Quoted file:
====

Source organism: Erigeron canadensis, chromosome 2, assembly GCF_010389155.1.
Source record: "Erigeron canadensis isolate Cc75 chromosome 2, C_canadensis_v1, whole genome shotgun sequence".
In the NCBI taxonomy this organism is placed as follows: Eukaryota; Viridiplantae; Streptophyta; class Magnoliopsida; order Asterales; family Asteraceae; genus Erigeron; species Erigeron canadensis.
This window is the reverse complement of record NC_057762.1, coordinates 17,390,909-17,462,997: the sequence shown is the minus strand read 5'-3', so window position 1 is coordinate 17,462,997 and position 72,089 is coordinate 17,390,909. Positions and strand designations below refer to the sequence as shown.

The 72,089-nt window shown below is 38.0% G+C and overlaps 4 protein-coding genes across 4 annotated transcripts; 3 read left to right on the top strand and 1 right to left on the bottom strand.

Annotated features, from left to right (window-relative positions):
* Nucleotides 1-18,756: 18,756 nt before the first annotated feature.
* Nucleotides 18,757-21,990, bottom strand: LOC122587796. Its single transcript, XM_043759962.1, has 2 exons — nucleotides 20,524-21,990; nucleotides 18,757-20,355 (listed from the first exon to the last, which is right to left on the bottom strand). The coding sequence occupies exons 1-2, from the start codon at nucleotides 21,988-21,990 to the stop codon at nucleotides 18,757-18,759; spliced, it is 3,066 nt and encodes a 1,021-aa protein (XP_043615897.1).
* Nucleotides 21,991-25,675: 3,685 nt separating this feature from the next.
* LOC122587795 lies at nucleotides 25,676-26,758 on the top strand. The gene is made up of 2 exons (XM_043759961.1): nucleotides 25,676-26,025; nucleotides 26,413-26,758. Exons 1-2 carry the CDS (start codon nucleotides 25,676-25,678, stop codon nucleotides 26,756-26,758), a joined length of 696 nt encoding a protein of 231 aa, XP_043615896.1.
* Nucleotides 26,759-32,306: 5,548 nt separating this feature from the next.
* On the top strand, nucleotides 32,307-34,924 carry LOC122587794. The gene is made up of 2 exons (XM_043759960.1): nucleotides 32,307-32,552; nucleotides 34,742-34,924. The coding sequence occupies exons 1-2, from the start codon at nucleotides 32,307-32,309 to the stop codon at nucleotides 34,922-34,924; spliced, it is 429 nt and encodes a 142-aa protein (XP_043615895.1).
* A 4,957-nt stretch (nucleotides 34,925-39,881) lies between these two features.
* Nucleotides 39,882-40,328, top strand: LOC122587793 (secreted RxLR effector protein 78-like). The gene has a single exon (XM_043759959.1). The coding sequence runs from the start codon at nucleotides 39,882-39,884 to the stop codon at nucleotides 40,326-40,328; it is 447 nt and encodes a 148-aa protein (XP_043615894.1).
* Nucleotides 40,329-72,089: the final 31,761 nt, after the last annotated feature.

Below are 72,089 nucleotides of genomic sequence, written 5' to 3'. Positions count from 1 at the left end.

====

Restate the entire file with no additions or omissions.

Source organism: Erigeron canadensis, chromosome 2, assembly GCF_010389155.1.
Source record: "Erigeron canadensis isolate Cc75 chromosome 2, C_canadensis_v1, whole genome shotgun sequence".
In the NCBI taxonomy this organism is placed as follows: Eukaryota; Viridiplantae; Streptophyta; class Magnoliopsida; order Asterales; family Asteraceae; genus Erigeron; species Erigeron canadensis.
This window is the reverse complement of record NC_057762.1, coordinates 17,390,909-17,462,997: the sequence shown is the minus strand read 5'-3', so window position 1 is coordinate 17,462,997 and position 72,089 is coordinate 17,390,909. Positions and strand designations below refer to the sequence as shown.

The 72,089-nt window shown below is 38.0% G+C and overlaps 4 protein-coding genes across 4 annotated transcripts; 3 read left to right on the top strand and 1 right to left on the bottom strand.

Annotated features, from left to right (window-relative positions):
* Nucleotides 1-18,756: 18,756 nt before the first annotated feature.
* Nucleotides 18,757-21,990, bottom strand: LOC122587796. Its single transcript, XM_043759962.1, has 2 exons — nucleotides 20,524-21,990; nucleotides 18,757-20,355 (listed from the first exon to the last, which is right to left on the bottom strand). The coding sequence occupies exons 1-2, from the start codon at nucleotides 21,988-21,990 to the stop codon at nucleotides 18,757-18,759; spliced, it is 3,066 nt and encodes a 1,021-aa protein (XP_043615897.1).
* Nucleotides 21,991-25,675: 3,685 nt separating this feature from the next.
* LOC122587795 lies at nucleotides 25,676-26,758 on the top strand. The gene is made up of 2 exons (XM_043759961.1): nucleotides 25,676-26,025; nucleotides 26,413-26,758. Exons 1-2 carry the CDS (start codon nucleotides 25,676-25,678, stop codon nucleotides 26,756-26,758), a joined length of 696 nt encoding a protein of 231 aa, XP_043615896.1.
* Nucleotides 26,759-32,306: 5,548 nt separating this feature from the next.
* On the top strand, nucleotides 32,307-34,924 carry LOC122587794. The gene is made up of 2 exons (XM_043759960.1): nucleotides 32,307-32,552; nucleotides 34,742-34,924. The coding sequence occupies exons 1-2, from the start codon at nucleotides 32,307-32,309 to the stop codon at nucleotides 34,922-34,924; spliced, it is 429 nt and encodes a 142-aa protein (XP_043615895.1).
* A 4,957-nt stretch (nucleotides 34,925-39,881) lies between these two features.
* Nucleotides 39,882-40,328, top strand: LOC122587793 (secreted RxLR effector protein 78-like). The gene has a single exon (XM_043759959.1). The coding sequence runs from the start codon at nucleotides 39,882-39,884 to the stop codon at nucleotides 40,326-40,328; it is 447 nt and encodes a 148-aa protein (XP_043615894.1).
* Nucleotides 40,329-72,089: the final 31,761 nt, after the last annotated feature.

Below are 72,089 nucleotides of genomic sequence, written 5' to 3'. Positions count from 1 at the left end.